7.25 is the most versatile size I have. I bought mine at the annual sale of my local cookware shop (though I’m in NYC and their sale is legendary). However – LC does have outlets & you can get factory imperfect (like, the teensiest cosmetic blemish) for a significant discount if you can make it to an outlet store.

    14. Alice

      No idea about the pricing, but I’ve heard the Le Creuset warranty is very good. The warranty for Dansk, on the other hand, is just “you can get a half-price+shipping replacement when the enamel starts to flake” – only 13 months after I bought it. I should have bought Le Creuset the first time.

    15. Amtelope

      Le Creuset will sometimes turn up at TJ Maxx (discontinued colors, I’m assuming) — it’s totally random whether they’ll have any and what they’ll have if they do, but it’s worth taking a look.

    16. Damn it, Hardison!

      I’ve gotten my Le Creuset on discount at TJ Maxx, William Sonoma (occasional sales), and a Le Creuset outlet. The Lodge brand also makes a nice Dutch oven very similar to Le Creuset but only $60 on Amazon.

    17. Mononymous

      I have a few pieces of Le Creuset, including the 7.25qt round which is my biggest one. The base is around 11″ wide, so it fits perfectly on the largest burner on my stove. We’re a household of 2, but I love the size of this pot for soups and stews (we often cook big batches to eat on all week or freeze extra portions). It will also fit a whole chicken or a pretty big roast, plus veggies, for braising. When full it can be a bit heavy, but still manageable, IMO.

      I’ve found some good sales on LC on the Sur La Table website, but I also found a local, independent kitchen store that sells LC at quite good prices–I got my 7.25 round and a medium braiser there for less than at Williams Sonoma’s “sale” prices.

    18. Vancouver Reader

      I bought 7 Le Creuset pots in varying sizes when they changed out the lids and handles, so yes it can be done to buy them on sale. Sometimes a store will try and get rid of their inventory of old colours if there’s a new colour coming in, at least there is when my favourite cooking store gets their new stuff in.

      Like Grumpy said, the big size is great for making no knead bread, so if you like making artisan bread, you would probably appreciate the big size.

  41. Tim

    Has anyone renewed a US passport recently with the expedited service? How long did it actually take?

    I’ve only had to do it once and I was living overseas at the time. I had to fly up to the US consulate but I got it less than a week after that. Apparently even the expedited service in the US still takes a lot longer than that. Mine doesn’t actually expire until 2022, but I travel internationally at least once per month and it’s going to be full soon – and they don’t add pages anymore. I could probably survive 3 weeks in March without a passport but I wouldn’t like it.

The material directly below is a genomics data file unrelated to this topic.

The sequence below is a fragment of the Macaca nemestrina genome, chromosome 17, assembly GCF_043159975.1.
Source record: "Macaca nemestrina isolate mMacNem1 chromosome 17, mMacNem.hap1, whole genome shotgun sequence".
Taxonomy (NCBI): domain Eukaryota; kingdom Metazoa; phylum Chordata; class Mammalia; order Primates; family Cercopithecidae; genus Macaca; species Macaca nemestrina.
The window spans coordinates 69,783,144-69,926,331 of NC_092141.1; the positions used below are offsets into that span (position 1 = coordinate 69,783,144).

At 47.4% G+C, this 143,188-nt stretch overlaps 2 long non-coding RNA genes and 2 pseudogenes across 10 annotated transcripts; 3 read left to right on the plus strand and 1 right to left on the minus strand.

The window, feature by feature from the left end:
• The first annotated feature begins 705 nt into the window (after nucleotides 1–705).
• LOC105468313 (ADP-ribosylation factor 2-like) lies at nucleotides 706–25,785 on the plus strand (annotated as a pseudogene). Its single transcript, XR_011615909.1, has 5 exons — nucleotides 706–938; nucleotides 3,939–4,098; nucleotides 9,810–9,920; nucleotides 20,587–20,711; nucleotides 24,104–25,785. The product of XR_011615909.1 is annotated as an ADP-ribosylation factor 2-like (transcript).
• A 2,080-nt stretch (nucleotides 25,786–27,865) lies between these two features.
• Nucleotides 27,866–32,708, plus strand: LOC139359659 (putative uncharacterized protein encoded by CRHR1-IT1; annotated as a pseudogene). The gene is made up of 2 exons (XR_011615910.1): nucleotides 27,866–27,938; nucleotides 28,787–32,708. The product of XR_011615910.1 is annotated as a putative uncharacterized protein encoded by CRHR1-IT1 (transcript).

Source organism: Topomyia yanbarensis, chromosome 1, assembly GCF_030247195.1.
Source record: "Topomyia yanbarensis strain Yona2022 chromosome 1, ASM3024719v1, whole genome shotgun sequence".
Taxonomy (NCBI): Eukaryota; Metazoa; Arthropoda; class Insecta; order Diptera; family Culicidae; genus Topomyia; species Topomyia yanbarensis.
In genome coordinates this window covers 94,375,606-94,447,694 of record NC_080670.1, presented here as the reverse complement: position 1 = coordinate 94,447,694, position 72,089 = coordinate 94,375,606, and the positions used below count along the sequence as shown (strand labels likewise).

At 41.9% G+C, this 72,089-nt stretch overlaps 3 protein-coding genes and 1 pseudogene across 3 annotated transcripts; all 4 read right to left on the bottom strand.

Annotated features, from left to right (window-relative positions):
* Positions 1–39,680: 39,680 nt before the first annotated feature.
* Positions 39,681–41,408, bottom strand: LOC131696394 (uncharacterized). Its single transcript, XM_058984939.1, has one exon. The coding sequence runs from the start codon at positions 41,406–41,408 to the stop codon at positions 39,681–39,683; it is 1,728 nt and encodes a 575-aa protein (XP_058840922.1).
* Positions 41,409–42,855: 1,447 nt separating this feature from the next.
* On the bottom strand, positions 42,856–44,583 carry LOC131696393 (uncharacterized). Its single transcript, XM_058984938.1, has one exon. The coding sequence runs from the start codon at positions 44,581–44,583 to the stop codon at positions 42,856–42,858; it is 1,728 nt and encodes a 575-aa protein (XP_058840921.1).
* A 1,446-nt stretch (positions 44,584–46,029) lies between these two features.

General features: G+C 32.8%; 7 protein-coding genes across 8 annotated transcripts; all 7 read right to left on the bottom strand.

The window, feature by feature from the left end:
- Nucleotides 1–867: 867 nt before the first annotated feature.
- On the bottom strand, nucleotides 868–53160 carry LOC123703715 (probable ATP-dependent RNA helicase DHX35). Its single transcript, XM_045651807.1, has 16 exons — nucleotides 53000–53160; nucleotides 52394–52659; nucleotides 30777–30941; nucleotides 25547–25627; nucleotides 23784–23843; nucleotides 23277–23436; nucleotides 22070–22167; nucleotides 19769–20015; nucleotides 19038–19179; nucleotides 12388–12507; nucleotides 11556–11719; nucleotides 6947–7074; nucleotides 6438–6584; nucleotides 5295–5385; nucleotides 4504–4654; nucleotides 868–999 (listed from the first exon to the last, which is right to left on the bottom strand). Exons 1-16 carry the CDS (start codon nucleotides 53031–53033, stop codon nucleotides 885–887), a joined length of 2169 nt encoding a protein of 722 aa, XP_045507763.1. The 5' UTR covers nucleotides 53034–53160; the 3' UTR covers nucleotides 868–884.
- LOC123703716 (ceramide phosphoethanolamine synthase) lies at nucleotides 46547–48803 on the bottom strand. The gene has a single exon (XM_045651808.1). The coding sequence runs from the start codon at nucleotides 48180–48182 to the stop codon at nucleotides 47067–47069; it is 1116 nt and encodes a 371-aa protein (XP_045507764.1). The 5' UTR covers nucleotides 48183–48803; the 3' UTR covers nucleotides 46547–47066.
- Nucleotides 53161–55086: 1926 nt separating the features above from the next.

You’re supposed to be able to get it faster if you have international travel booked within 2 weeks, but will they allow it if your passport isn’t actually expiring but you just have minimal space left? (Right now I have 2.5 pages and by the end of February it will be either 1.5 or 1, and a fair amount of countries require more than that).

    If anyone has recent experience with this, any info would be much appreciated…

    1. Kathleen

      I had my expired passport renewed with expedited service last October. I think from the day I dropped it at the post office to when I had it in my hands was maybe… 8 days. It was so fast I actually kicked myself for shelling out the cash!

      1. blackcat

        I renewed via mail, regular service about a year ago. 10 days from dropping it in the mail to getting the new passport. It was another 5 or so to get the old one back. Super duper fast.

        My mom had to reapply for one (her old one had expired >10 years ago, so she couldn’t “renew”), and she was nervous about a 6 week timeline and paid to have it expedited. She got hers in about 10 days, too.

        Both of us live in/right near major cities, which makes it a bit faster, I think (if only b/c mail travels faster).

    2. Laura

      Any way you could renew it while overseas on one of your trips? Even without expedited service, when I last renewed mine overseas it took about 9 days.

    3. Josie Prescott

      I got an original (not renewal) passport in February 2016 without expedited service and had it within two weeks. Granted, I was a simple case – US born, applying to the passport office within 75 miles of where I was born.

      So, that’s probably completely useless data. Good luck!

    4. katamia

      I did the expedited service in December (not expired, got chewed up by a pet). It really did only take a few days, although it took longer to get my birth certificate back.

    5. mreasy